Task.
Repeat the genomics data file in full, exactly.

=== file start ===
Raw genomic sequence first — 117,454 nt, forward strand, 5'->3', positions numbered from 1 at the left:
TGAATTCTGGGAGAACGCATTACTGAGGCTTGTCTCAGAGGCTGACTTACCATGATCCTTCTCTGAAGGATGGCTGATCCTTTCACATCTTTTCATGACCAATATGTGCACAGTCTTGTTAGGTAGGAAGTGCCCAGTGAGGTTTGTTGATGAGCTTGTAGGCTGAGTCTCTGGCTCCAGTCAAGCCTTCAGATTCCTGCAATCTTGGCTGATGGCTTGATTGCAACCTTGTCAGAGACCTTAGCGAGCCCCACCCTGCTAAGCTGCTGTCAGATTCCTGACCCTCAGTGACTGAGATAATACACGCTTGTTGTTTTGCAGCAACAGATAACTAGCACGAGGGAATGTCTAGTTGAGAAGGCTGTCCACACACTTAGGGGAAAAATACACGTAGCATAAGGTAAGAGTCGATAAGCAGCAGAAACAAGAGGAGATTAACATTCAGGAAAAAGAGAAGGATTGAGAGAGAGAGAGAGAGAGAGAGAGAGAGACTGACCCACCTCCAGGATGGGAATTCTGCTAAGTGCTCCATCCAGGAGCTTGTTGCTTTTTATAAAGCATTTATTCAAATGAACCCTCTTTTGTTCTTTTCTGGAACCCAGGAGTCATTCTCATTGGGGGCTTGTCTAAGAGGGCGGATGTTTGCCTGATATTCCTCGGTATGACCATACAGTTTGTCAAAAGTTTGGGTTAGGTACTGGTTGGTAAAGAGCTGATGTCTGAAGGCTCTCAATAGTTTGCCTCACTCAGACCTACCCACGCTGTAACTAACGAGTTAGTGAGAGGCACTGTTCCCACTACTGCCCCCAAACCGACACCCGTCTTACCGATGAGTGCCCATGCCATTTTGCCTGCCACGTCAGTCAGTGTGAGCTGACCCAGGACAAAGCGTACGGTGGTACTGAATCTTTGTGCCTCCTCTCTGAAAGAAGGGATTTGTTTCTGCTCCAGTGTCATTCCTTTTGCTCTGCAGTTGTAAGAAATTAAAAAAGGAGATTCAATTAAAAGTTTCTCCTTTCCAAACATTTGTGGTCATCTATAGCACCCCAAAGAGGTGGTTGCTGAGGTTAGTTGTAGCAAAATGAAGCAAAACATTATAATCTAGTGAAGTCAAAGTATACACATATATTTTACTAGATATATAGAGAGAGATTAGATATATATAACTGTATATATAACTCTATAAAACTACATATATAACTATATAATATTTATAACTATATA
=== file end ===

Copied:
Raw genomic sequence first — 117,454 nt, forward strand, 5'->3', positions numbered from 1 at the left:
TGAATTCTGGGAGAACGCATTACTGAGGCTTGTCTCAGAGGCTGACTTACCATGATCCTTCTCTGAAGGATGGCTGATCCTTTCACATCTTTTCATGACCAATATGTGCACAGTCTTGTTAGGTAGGAAGTGCCCAGTGAGGTTTGTTGATGAGCTTGTAGGCTGAGTCTCTGGCTCCAGTCAAGCCTTCAGATTCCTGCAATCTTGGCTGATGGCTTGATTGCAACCTTGTCAGAGACCTTAGCGAGCCCCACCCTGCTAAGCTGCTGTCAGATTCCTGACCCTCAGTGACTGAGATAATACACGCTTGTTGTTTTGCAGCAACAGATAACTAGCACGAGGGAATGTCTAGTTGAGAAGGCTGTCCACACACTTAGGGGAAAAATACACGTAGCATAAGGTAAGAGTCGATAAGCAGCAGAAACAAGAGGAGATTAACATTCAGGAAAAAGAGAAGGATTGAGAGAGAGAGAGAGAGAGAGAGAGAGAGACTGACCCACCTCCAGGATGGGAATTCTGCTAAGTGCTCCATCCAGGAGCTTGTTGCTTTTTATAAAGCATTTATTCAAATGAACCCTCTTTTGTTCTTTTCTGGAACCCAGGAGTCATTCTCATTGGGGGCTTGTCTAAGAGGGCGGATGTTTGCCTGATATTCCTCGGTATGACCATACAGTTTGTCAAAAGTTTGGGTTAGGTACTGGTTGGTAAAGAGCTGATGTCTGAAGGCTCTCAATAGTTTGCCTCACTCAGACCTACCCACGCTGTAACTAACGAGTTAGTGAGAGGCACTGTTCCCACTACTGCCCCCAAACCGACACCCGTCTTACCGATGAGTGCCCATGCCATTTTGCCTGCCACGTCAGTCAGTGTGAGCTGACCCAGGACAAAGCGTACGGTGGTACTGAATCTTTGTGCCTCCTCTCTGAAAGAAGGGATTTGTTTCTGCTCCAGTGTCATTCCTTTTGCTCTGCAGTTGTAAGAAATTAAAAAAGGAGATTCAATTAAAAGTTTCTCCTTTCCAAACATTTGTGGTCATCTATAGCACCCCAAAGAGGTGGTTGCTGAGGTTAGTTGTAGCAAAATGAAGCAAAACATTATAATCTAGTGAAGTCAAAGTATACACATATATTTTACTAGATATATAGAGAGAGATTAGATATATATAACTGTATATATAACTCTATAAAACTACATATATAACTATATAATATTTATAACTATATA